Located in southwestern Africa, Namibia boasts a well-developed infrastructure, some of the best tourist facilities in Africa, and an impressive list of breathtaking natural wonders. Visitors can explore the capital of Windhoek and discover the lovely coastal town of Swakopmund boasting remnants of the country’s German influence, reflected in the architecture, culture, cuisine and the annual Oktoberfest celebrations. To properly appreciate this extraordinary country, you will have to venture out of the cities to explore the remarkable natural landscapes Namibia has to offer. These include: the impressive Fish River Canyon; the vast Etosha National Park teeming with abundant wildlife, such as lions, desert-adapted elephants and the Hartmann's Mountain Zebra; the hauntingly beautiful Kalahari Desert; and of course the Namib Desert stretching for over 2000 km along the magnificent Atlantic Coast. Namibia is an ideal destination for travellers seeking an unforgettable African experience in a uniquely beautiful untamed wilderness.
Days 1 - 2
Situated in Central Namibia, the cosmopolitan city of Windhoek serves as the capital of the country. It is home to an international airport and a plethora of restaurants, shops, entertainment venues and accommodation options. The city is clean, safe and well-organised, with a colonial legacy that is reflected in its many German eateries and shops, and the widespread use of the German language. Windhoek has an interesting mix of historical architecture and modern buildings, many of which are worth a look, including the Alte Feste an old fort, the 1896 Christuskirche Christ Church, and the more contemporary Supreme Court.
Days 2 - 3
Located in Central Namibia, the Naukluft Mountains cut a fine silhouette against the vast open skies of this incredibly beautiful country. Private farms occupy the northern reaches and to the south, the range falls within the spectacular Namib-Naukluft National Park. Rising steeply from the vast plains of Central Namibia, the rugged landscape holds a fascinating history, interesting geology and a boasts a variety of deep gorges, caves, small streams and beautiful waterfalls. These mountains support an array of wildlife including over 50 mammal species such as leopard, mountain zebra; various antelope species and almost 200 species of bird. Popular activities include: game viewing, hiking, bird watching, camping, off-roading in a four-wheel drive and swimming in the spectacular rock pools at the Kudusrus campsite.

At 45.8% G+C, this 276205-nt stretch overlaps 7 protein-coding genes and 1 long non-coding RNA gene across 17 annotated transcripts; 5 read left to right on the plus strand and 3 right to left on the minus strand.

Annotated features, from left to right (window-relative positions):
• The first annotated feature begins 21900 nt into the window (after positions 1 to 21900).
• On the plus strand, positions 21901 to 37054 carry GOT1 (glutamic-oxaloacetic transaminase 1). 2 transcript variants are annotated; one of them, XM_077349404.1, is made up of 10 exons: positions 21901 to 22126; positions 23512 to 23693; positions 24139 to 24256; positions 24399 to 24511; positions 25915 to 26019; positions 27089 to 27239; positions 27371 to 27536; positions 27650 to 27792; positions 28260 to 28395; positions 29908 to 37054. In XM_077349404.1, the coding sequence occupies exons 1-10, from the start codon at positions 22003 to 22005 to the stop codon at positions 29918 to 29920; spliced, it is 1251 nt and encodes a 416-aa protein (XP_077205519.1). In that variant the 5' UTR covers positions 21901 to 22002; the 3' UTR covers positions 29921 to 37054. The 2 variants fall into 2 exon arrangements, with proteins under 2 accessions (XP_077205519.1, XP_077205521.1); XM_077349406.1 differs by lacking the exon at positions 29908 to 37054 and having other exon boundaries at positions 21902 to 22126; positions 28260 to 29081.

Days 3 - 4
The Namib Desert is the world’s oldest desert, and although it stretches along the entire length of Namibia’s coastline into southern Angola and even the northern Cape Province of South Africa, the Namib commonly refers to the vast sea of sand extending from Luderitz to Swakopmund. This vast expanse of breathtakingly beautiful sandy desert features remarkably varied scenery including, the massive red dunes of the world-renowned Sossusvlei, the moonscapes of the Namib-Naukluft Park, the stark beauty of the Atlantic Coast and a diversity of fauna and flora. This windswept, arid, ancient landscape is teeming with desert-adapted wildlife such as endemic chameleons, brown hyenas, gemsbok, jackals and seals along the coastline and a variety plantlife including the famous welwitschia plant, a unique living fossil. Other highlights of the Namib include: Fish River Canyon, Kolmanskop ghost town, Luderitz, Cape Cross seal colony and the Skeleton Coast.